Posted 37 minutes ago

Book Suggestion for Autism Acceptance Month

The Thinking Person’s Guide to Autism is a great book written by people on the autism spectrum, non-autistic parents, and non-autistic professionals and is a great practical guide to autism. 

Here’s a description of the book:

Thinking Person’s Guide to Autism (TPGA) is the resource we wish we’d had when autism first became part of our lives: a one-stop source for carefully curated, evidence-based information from autistics, autism parents, and autism professionals.

TPGA is available as a paperback and on Kindle. For the month of April only, TPGA is available on Kindle for the heavily discounted price of $2.99! Get it while you can!

Posted 1 day ago

Book Suggestion for Autism Acceptance Month

Loud Hands: Autistic People Speaking is a great book of writings by and for Autistic people created by the Autistic Self Advocacy Network

Here is a description of the book:

Loud Hands: Autistic People, Speaking is a collection of essays written by and for Autistic people. Spanning from the dawn of the Neurodiversity movement to the blog posts of today, Loud Hands: Autistic People, Speaking catalogues the experiences and ethos of the Autistic community and preserves both diverse personal experiences and the community’s foundational documents together side by side.

The book is available as paperback or on Kindle on Amazon.

Posted 1 day ago

Book Suggestion for Autism Acceptance Month

I Love Being My Own Autistic Self by Landon Bryce of the ThAutcast is a wonderful book for autistic children as they learn about what it means to be autistic. 

Here is a description of the book: 

I Love Being My Own Autistic Self is a funny and upbeat book for autistic people, their families, and others who care about them. Author Landon Bryce uses a colorful cast of cartoon characters to gently introduce neurodiversity, the idea that neurological differences should be respected and valued.

Vector, our narrator, talks about the benefits and challenges that his autism gives him. His friends Ramikin, who has Asperger’s syndrome, and Marko, who is nonverbal, show how different from each other autistic people can be. Vector also introduces readers to his friend Pang and his sister Manta, so they can see what it is like for him to interact with people who do not have autism. Researcher Dr. Chip is looking for a cure for autism, and Vector explains why that makes him sad.

Landon Bryce is Autistic, gay and a former teacher.

Posted 2 days ago
Do you know of any resources for disabled gays?
Anonymous asked


Shoutout to queerability! All your LGBT + disability needs. 

Thanks for the shout out!

Posted 3 days ago
Posted 3 days ago
So many videos supporting autism....with only one PoC in all of them combined and no WoC. .-.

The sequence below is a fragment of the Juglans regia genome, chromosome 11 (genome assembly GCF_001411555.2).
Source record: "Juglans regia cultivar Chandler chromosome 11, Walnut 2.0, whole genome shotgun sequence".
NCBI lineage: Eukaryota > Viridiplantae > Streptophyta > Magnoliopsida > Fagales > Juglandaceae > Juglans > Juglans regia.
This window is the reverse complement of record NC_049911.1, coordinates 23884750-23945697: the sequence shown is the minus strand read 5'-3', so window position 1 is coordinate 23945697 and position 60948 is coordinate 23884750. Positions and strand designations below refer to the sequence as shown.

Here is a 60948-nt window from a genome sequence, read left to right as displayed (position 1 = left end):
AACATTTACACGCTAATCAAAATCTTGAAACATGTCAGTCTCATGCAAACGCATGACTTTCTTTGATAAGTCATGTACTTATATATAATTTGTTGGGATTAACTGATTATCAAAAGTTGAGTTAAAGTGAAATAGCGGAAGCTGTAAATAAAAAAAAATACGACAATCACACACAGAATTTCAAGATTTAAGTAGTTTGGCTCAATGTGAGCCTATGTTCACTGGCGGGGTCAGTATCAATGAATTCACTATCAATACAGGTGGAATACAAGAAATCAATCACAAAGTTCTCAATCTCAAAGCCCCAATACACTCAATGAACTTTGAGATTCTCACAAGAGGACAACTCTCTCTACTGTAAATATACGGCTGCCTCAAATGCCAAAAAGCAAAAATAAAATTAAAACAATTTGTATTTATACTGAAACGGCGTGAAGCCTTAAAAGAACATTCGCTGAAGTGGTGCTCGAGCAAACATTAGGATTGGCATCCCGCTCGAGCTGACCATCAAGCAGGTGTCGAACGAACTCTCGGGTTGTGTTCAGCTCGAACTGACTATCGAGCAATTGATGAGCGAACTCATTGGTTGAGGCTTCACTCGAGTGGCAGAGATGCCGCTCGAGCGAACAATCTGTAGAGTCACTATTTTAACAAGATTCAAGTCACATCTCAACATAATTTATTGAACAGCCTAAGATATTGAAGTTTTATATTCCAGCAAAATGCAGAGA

kforshort asked

Unfortunately, PoC and women are under diagnosed so it’s hard to find autistic PoC and women. This is a good article explaining why. Also, there are very few positive autism PSAs, and I really had to scrounge around for the ones I’ve been posting.

Posted 4 days ago
Posted 4 days ago

Blind bisexual asylum seeker ‘beaten’ by UK deportation officers

Friends of a blind bisexual asylum seeker from Cameroon are accusing UK deportation officers of beating him up.

Alain Kouayep Tchatchue fled after the people in his town discovered he was having sex with another man.

Fearing being beaten or killed, the French speaker came to the UK in order to live and love freely. In his time here, he has found another male partner – another asylum seeker.

The Home Office rejected his claim of asylum and issued a deportation order last week.

Last Saturday (5 April), it was claimed immigration staff took him to Heathrow airport around 4am.

It is claimed Tchatchue protested, saying he had a legal right to be there, and two male members of staff allegedly punched his wrists and upper torso in an attempt to make him submit.

The blind man was then bundled into the van and taken to the airport, his friends claim.

They say he shouted ‘I’m gay, I’m gay! I don’t want to go back to Cameroon!’ as he was being attacked.

A female member of staff, who was supposed to be looking after his welfare, then allegedly proclaimed Tchatchue was too ill to travel and the asylum seeker was returned to Harmondsworth Immigration Removal Centre close to the airport.

On his return, the manager was so appalled by the injuries the police were called.

Reverend Andy Braunston, a friend of Tchatchue, has written to the director of public prosecutions Alison Saunders to ask the immigration staff to be prosecuted.

‘Alain is a blind man who uses a white stick to get around and who has fled here because of fear of the violence of the state in Cameroon,’ he said.

‘It is shameful that agents of our government have beaten this vulnerable man in an attempt to send him back to persecution.

‘We should be ashamed.’

The UK Border Agency decided in 2010 to allow gay men, lesbians and bisexuals if they were not allowed to live openly in their country of origin.

Before 2010, those seeking asylum were often refused permission on the grounds they could behave with ‘discretion’ when returned.

However, some activists believe the attitude remains when it comes to bisexual refugees as it is apparently easier for them to be ‘discreet’.

When contacted by GSN, Harmondsworth Immigration Removal Centre refused to comment.

(The title is a link to the original article)

Posted 4 days ago

I’ve noticed that Facebook has been decreasing the amount of people that see posts from the Queerability Facebook. If you wish to continue seeing posts, go to the “like” button and click “add to interest lists” Please reblog this post so that others can see it. 


Posted 5 days ago